*The charismatic leader requires constant image control and "packaging." The non-verbal, semiotic elements of the message may be harder to control in a distributed environment, where unfortunate (or fortunate, depending on your outlook) juxtapositions may result in a complete undermining of the message.
*Maintaining control requires keeping the vision "hot" and the persuasive elements "fresh." Ethical issues can be sidestepped in the quest for efficacy.
*The locus of control can be too centralized, and the decision-makers can be out of touch with the needs of people / entities in the network.
*There may be an untoward emphasis on affect, which is to say that the charismatic leader may try to maintain a tight grip on the emotions and emotional needs of the followers. They may be asked to disregard real physical conditions and the psychological climate and to delay the satisfaction of needs for a better pay-off sometime in the always-nebulous future.
The charismatic leader who practices such coercive tactics will eventually be caught up in a net of cognitive dissonance. In the short run, however, the discomfort may be masked by the followers' willingness to believe in the concept of a necessary sacrifice.
Perhaps, now that we're ending the discussion of charismatic leadership in a distributed environment, in an e-learning organization, it is useful to revisit definitions of charisma.
Charisma derives from the Greek word, charis, which means gift. Associated with the notion of gift, are rather superhuman or magical attributes - charm, the power to captivate, the ability to encourage individuals to suspend disbelief.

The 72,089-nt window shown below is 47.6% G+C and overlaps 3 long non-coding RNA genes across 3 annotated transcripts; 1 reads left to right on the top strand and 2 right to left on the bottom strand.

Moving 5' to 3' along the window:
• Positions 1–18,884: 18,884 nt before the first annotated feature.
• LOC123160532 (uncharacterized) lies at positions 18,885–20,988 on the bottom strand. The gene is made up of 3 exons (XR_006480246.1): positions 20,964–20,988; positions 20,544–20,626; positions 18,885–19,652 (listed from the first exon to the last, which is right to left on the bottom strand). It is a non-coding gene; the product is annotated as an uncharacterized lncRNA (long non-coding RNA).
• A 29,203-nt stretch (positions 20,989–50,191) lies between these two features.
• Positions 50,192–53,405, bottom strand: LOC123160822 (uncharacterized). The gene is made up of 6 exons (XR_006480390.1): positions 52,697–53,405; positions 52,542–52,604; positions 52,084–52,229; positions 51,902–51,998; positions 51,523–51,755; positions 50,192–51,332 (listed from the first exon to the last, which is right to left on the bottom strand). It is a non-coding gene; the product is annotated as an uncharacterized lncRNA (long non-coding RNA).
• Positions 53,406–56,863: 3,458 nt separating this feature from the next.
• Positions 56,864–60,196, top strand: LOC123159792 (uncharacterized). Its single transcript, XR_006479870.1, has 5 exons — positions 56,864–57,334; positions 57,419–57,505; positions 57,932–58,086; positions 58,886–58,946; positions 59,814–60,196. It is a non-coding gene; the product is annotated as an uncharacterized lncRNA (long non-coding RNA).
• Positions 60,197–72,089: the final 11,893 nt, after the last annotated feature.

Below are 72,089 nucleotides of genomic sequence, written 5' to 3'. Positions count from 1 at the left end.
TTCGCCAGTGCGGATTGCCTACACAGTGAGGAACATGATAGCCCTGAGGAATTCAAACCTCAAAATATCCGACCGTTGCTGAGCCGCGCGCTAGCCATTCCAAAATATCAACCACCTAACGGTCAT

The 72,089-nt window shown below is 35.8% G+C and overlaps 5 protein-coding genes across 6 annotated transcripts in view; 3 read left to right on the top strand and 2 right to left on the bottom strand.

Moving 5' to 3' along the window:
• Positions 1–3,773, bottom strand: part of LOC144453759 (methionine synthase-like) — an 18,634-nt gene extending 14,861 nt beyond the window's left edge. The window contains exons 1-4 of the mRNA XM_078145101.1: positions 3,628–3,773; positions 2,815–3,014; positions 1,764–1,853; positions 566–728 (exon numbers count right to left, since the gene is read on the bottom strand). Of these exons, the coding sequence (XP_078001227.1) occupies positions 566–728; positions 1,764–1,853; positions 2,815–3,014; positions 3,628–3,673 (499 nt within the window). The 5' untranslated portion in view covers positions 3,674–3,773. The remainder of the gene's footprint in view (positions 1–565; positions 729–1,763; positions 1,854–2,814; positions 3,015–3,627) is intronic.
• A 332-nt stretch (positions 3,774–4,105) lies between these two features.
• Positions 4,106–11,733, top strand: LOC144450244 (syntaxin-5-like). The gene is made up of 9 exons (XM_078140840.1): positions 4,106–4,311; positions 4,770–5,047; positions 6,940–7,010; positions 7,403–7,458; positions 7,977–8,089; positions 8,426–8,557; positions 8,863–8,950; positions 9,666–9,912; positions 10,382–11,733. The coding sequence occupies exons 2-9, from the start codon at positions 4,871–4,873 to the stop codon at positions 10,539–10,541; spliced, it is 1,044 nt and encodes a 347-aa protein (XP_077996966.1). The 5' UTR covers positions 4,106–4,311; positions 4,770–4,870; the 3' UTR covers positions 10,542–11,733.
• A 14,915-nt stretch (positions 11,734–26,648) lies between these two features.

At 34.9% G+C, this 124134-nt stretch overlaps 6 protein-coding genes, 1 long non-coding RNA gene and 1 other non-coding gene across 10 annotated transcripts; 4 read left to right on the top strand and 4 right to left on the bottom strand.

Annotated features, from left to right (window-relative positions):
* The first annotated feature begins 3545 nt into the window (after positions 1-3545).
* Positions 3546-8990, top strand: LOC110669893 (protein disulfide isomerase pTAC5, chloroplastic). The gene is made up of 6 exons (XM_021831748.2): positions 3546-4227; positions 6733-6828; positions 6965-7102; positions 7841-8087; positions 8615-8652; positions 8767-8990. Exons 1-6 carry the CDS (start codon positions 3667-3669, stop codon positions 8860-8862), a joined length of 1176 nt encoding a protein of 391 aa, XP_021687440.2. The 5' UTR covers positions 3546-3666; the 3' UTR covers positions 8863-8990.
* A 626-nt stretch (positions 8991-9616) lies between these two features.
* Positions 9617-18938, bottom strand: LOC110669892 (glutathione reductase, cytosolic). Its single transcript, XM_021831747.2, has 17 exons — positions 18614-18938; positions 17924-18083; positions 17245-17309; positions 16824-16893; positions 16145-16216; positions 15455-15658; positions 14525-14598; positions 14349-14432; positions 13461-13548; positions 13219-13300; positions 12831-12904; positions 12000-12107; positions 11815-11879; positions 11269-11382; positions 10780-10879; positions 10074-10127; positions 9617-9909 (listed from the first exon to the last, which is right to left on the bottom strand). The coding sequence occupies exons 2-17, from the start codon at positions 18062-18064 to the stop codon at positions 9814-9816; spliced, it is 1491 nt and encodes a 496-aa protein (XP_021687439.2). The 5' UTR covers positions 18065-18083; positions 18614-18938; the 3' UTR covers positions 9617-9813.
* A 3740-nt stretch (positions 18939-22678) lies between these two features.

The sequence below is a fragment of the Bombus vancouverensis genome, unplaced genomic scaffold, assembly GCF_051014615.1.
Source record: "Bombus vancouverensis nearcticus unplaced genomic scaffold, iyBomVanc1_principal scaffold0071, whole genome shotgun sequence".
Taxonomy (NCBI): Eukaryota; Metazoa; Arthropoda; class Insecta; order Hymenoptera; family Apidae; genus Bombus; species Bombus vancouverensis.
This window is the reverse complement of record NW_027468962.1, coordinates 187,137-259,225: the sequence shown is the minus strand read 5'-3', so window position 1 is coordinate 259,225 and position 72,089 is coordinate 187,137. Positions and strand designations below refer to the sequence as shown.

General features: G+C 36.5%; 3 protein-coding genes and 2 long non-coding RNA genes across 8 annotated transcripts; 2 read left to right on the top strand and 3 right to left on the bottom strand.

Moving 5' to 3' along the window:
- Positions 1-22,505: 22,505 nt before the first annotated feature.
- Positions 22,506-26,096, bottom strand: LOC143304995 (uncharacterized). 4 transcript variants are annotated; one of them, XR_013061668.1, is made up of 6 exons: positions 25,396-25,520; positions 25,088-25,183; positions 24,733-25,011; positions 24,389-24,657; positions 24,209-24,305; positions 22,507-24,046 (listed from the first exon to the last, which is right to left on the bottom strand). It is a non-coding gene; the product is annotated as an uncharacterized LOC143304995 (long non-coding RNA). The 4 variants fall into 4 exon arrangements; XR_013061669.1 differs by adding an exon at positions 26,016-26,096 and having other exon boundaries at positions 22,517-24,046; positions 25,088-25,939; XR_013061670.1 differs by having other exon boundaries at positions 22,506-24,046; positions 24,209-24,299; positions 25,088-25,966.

I'd like to close the discussion of charismatic leadership in an e-learning organization with the suggestion that probably the only effective and ethical use of extreme charisma in such an organization is, most resolutely, not to build a cult of personality. It is absolutely inadvisable to construct the notion of charismatic leadership around a single person or persona and then to distribute it in multiple digital forms (podcast, image, logo, emoticon, streaming media) across the network.
The true charis, or charming and enrapturing gift, is the Internet itself, and the qualities of the network that bring out the best in the points along the network, the individual participants.
In a truly distributed environment, the charismatic leader is the network itself, with the charm, power to animate hearts, minds, and spirits, and to inspire action, creativity, and constructive thought.
I feel a fit of visionary sci-fi coming on… perhaps I should stop now, and save the discussion of how the network becomes a charismatic leader for another day.
about the queen's assistant
- susan smith nash
- Interdisciplinary background, energy industry professional (petroleum geologist), diversified, with B.S. in Geology, graduate studies in Economics, M.A. and Ph.D. in English. In e-learning since the early 1990s, Nash is involved in e-learning and hybrid learning at universities, corporations, and not-for-profits. Focus: new approaches (e-learning, m-learning, technical, academic, and creative writing, turnarounds and innovative programs, simulations, energy (petroleum and renewable), open courseware / MOOCs, trades/career training). E-Learning Success (2012), E-Learners Survival Guide (2010), Moodle 1.9 Teaching Techniques (Packt Pub, 2010); Klub Dobrih Dijanj (Ljubljana, 2009); Excellence in College Teaching and Learning (CC Thomas,2008) co-authored with George Henderson. Current project: The Fourth Industrial Revolution.
Wednesday, October 12, 2005
Posted by susan smith nash at 5:27 AM